12:10pm: ...as well as the life-preserving strategy: Eat when you can! Dr. H-S--who has her good points--has ordered burritos for all of us, and they have arrived. I wolf mine down while writing out another admission note for one of the laboring women. M is being dragged in six different directions by the L & D nurses, attending to the women in labor. Another thing she has to learn is to prioritize her work while on call. Dozens of people will demand your immediate attention, and you have to learn to decide which demands can wait and which must be addressed right now. Nothing sounds life-threatening, so I make M sit down to eat a few quick bites before the next explosion of birth occurs.
1:00pm: M is with the anesthesiologist in room 206, learning to place spinal analgesia. I wander into room 204 because I think she might need a spinal as well, and M might as well do two while the anesthesiologist is available. As I walk into the room the patient’s husband approaches me in a panic. His wife is rising up from the toilet, hold herself between her legs. “My baby’s coming!” she hollers in Spanish. “Sit down!” I tell her. She seats herself on the toilet. There are gloves in the bathroom, which is a good thing. I pull a pair on and peer between the patient’s legs. Indeed, the baby is crowning. Very calmly, I turn to the patient’s husband and tell him, in Spanish, to get the nurses who are at the front desk. When I turn back, the baby’s head has delivered. It’s an interesting sight, looking between a woman’s legs to see a baby’s head dangling just above the level of the water in the toilet. I attempt to deliver the baby with the mother seated. After all, water births are meant to be very popular, aren’t they? Well, I soon discover that there’s a reason why water births take place in a big bathtub, and not on a toilet. There just isn’t enough room for a safe delivery. “I need you to lie down on the floor,” I tell the patient. “I can’t!” she says. “Yes you can!” Miraculously, one of the RNs has appeared and helps me get the patient down onto the floor of the bathroom, where I deliver a little girl onto a cold tile floor. Great. “Can I get a towel?” I ask plaintively, and the RN--bless her heart--arrives with the needed supplies. Dr. H.S is now in the room as well, eyeing me suspiciously as if I’d PLANNED to deliver the baby on the floor of the bathroom. We get the woman back into bed to deliver the placenta, and I’m explaining the quite unexpected turn of events to Dr. H-S, when we hear one of the nurses hollering from the hallway...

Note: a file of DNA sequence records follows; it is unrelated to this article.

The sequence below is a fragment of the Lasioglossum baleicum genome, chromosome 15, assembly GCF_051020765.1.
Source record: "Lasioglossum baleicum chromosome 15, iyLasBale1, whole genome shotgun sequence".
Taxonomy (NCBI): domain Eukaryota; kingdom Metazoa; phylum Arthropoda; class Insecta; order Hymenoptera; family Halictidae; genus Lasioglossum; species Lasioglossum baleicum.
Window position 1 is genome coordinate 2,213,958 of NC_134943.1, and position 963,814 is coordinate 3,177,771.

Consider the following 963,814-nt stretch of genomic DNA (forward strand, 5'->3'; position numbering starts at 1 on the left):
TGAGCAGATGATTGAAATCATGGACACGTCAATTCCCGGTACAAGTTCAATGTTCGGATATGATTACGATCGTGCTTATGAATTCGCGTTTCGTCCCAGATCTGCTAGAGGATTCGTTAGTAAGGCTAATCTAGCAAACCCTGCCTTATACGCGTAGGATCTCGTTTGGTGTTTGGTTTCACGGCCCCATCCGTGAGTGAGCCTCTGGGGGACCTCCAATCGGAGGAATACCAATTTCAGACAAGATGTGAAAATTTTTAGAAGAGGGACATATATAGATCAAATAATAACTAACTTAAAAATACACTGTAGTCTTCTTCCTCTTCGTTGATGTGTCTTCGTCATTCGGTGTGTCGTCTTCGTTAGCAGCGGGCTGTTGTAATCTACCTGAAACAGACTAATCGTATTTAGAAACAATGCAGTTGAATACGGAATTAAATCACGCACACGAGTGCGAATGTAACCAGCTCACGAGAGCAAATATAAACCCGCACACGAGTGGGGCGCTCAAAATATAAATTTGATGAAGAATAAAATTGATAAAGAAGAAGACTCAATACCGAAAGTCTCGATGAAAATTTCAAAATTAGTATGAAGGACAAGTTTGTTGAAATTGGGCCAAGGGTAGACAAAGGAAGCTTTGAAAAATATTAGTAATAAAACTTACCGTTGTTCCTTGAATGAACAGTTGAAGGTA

1:20pm: ...”They’re intubating a baby in 201!” Great. Dr. H-S. waves me out of room 204, so I stumble down the hall to 201 where P has gotten drawn into yet another delivery. The baby’s amniotic fluid had thick meconium, and he was suctioned on the perineum before delivery, yet he still refused to breathe. P attempted intubation, but couldn’t manage it, and all the carrying-on and exposure to cold air has finally stimulated the baby to breathe by the time I arrive. P is giving continuous positive airway pressure to support the baby’s breathing, and I supervise her a bit because, to be honest, P can be a bit of a spaz and lose track of details in a crisis. Soon enough, the baby has perked up and is breathing on his own, so I bow out of the room.
1:55pm: I regroup with M. Room 206 and 207 managed to deliver somewhere in the middle of all the excitement, mercifully without any emergencies or drama. Suddenly the Deck looks calmer, with “DEL’D” written next to the names of the new mothers. Not for the first time during my residency, I hope I never see another baby enter this world again. M, P and I sit down to write notes on all the recent fun and games. We snack on cold burritos and warm guacamole while we write.